At the moment we're in the final reflection stages and the discussion has turned somewhat to "what did the students learn..." and the idea of what formal and informal learning took place. Here's an extract of my thinking on the formal and informal learning experiences my students got out of this project:
I'd agree that during this experience a lot of my students didn't engage in the formal learning attached to it - and I think this was a big weakness in our planning and implementation. The students felt it was pointless and disconnected from their "formal" learning, which is why we get the comment, "Was there even a point to the unit?", "The unit seemed to go nowhere..." and others expressing their confusion and lack of understanding about what the unit was supposed to be about. It's an interesting feature of Gen Y students - they actually do want to engage, but they struggle to unless the experience offers them something in return for their effort.
When we put students in any classroom where the formal learning isn't offering them something they see as valuable it's a given they will test the boundaries and exercise their own power against the "authority". That's one of the biggest struggles facing teachers currently - making sure the content and teaching methods we're using with our students is seen as valuable and therefore is engaging. This is a topic I do a lot of reading, thinking and reflecting about as a teacher looking at what changes we need to see in our classrooms in order to provide a 21st century education.
I think one of the biggest challenges for teachers looking to integrate online spaces into any classroom is utilising these spaces to allow formal learning experiences to be valued by students, and to be honest I don't think we managed to achieve this balance in the Shapeshifter unit. It's been eye opening for me to watch our new cyberdrama project take shape and really take on a life of it's own. Where students produced very little digital content throughout the Shapeshifter unit, they're now producing so much I can't keep up!
Even my more "disengaged" learners are talking drama lingo now - tension, contrast, role, relationships...these are words cropping up in planning and conversations about the unit. Something about my approach to this aspect of our cyberdrama study has flicked a switch between the formal and informal learning going on in our Drama class. I see cyberdrama and the use of online spaces in Drama as a potentially very powerful tool in engaging 21st century learners in formal and informal learning experiences equally - if we get it right. If we get it wrong it can go horribly, horribly wrong.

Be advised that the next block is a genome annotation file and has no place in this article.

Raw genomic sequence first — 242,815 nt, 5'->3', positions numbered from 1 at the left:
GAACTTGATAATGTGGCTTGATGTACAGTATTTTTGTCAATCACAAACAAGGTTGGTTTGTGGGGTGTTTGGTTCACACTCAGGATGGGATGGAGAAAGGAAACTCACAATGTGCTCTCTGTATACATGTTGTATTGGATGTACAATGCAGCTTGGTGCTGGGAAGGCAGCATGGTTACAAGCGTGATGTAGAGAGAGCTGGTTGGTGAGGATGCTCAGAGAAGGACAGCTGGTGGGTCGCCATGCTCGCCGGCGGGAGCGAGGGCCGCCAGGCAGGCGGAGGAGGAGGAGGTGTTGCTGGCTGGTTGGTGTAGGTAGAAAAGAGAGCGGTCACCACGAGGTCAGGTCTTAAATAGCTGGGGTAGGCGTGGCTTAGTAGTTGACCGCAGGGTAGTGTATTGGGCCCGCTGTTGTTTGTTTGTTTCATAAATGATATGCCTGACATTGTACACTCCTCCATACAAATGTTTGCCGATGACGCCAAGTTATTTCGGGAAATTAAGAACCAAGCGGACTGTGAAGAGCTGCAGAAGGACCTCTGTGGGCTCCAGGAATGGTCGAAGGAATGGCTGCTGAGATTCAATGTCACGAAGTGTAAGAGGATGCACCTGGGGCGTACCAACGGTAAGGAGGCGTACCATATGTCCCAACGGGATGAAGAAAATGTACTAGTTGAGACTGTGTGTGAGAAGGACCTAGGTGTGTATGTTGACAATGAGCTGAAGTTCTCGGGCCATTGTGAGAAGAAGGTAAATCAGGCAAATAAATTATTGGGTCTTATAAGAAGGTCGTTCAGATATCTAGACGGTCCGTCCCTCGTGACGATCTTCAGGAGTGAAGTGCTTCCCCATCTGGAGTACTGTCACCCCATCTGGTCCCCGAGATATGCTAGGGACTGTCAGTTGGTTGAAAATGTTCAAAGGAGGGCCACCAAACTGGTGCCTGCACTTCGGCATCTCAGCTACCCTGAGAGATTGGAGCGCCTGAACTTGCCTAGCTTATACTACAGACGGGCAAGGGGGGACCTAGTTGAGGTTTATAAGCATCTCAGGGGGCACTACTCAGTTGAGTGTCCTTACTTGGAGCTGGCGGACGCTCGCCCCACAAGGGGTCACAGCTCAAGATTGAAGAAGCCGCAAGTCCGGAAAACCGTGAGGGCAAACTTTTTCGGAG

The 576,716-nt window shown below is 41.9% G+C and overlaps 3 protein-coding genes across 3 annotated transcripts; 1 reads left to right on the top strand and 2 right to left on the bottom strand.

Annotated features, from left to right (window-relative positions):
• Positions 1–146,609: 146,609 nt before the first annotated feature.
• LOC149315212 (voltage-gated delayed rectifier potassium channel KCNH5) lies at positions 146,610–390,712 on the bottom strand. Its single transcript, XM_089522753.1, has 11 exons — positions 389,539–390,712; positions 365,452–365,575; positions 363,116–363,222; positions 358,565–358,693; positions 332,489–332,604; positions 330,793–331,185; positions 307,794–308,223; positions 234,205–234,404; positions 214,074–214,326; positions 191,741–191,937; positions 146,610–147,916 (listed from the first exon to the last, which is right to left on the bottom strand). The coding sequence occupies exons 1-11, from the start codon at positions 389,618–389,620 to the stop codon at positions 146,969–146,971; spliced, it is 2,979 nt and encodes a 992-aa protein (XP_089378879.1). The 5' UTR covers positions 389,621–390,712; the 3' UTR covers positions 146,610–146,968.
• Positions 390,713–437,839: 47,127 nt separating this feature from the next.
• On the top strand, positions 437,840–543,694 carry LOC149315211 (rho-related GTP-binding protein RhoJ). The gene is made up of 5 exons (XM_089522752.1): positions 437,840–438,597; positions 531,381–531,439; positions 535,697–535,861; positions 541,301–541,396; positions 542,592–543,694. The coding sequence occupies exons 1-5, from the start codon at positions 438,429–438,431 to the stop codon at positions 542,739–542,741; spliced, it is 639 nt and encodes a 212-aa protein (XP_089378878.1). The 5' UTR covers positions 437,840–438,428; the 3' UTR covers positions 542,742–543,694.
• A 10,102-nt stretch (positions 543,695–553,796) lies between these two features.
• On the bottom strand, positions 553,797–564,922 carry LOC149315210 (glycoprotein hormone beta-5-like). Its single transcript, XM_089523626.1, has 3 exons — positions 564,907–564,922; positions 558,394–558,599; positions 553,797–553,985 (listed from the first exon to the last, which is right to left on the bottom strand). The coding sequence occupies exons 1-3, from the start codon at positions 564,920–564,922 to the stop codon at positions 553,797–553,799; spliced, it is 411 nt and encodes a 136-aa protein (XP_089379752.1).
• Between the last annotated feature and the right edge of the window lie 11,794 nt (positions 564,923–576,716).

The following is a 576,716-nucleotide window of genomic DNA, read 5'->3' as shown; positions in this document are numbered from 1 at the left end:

These thoughts tie closely with a discussion I had with hubby last night after my coffee date. One of the other Smarties works in a primary school where students use their teacher's first name. My first reaction to that was, "...odd...". When I first mentioned it to hubby his knee jerk reaction was, "Yuck! That's wrong. I'd hate it." Then I got to thinking about it.. why do we react that way? How does insisting on using our surnames and titles help the teaching process?
Michael McQueen in his book, "The 'New' Rules of Engagement" talks about Gen Y emphasis on relationships and their approach to the concept of 'respect'. Unlike generations before them Gen Y places certain conditions on giving respect, the concept of respecting someone simply because they're older isn't a concept they accept. McQueen explains that Gen Y will give respect under two conditions - reciprocity and relationship,
"If they see you as a real person and feel a sense of rapport and connection with you...you will find their respect is much easier to earn." (p. 68)
So, maybe this school is onto something...I wonder what affect on the building of a learning community it would have. I'd love to try it, does anyone have any thoughts or experiences to share?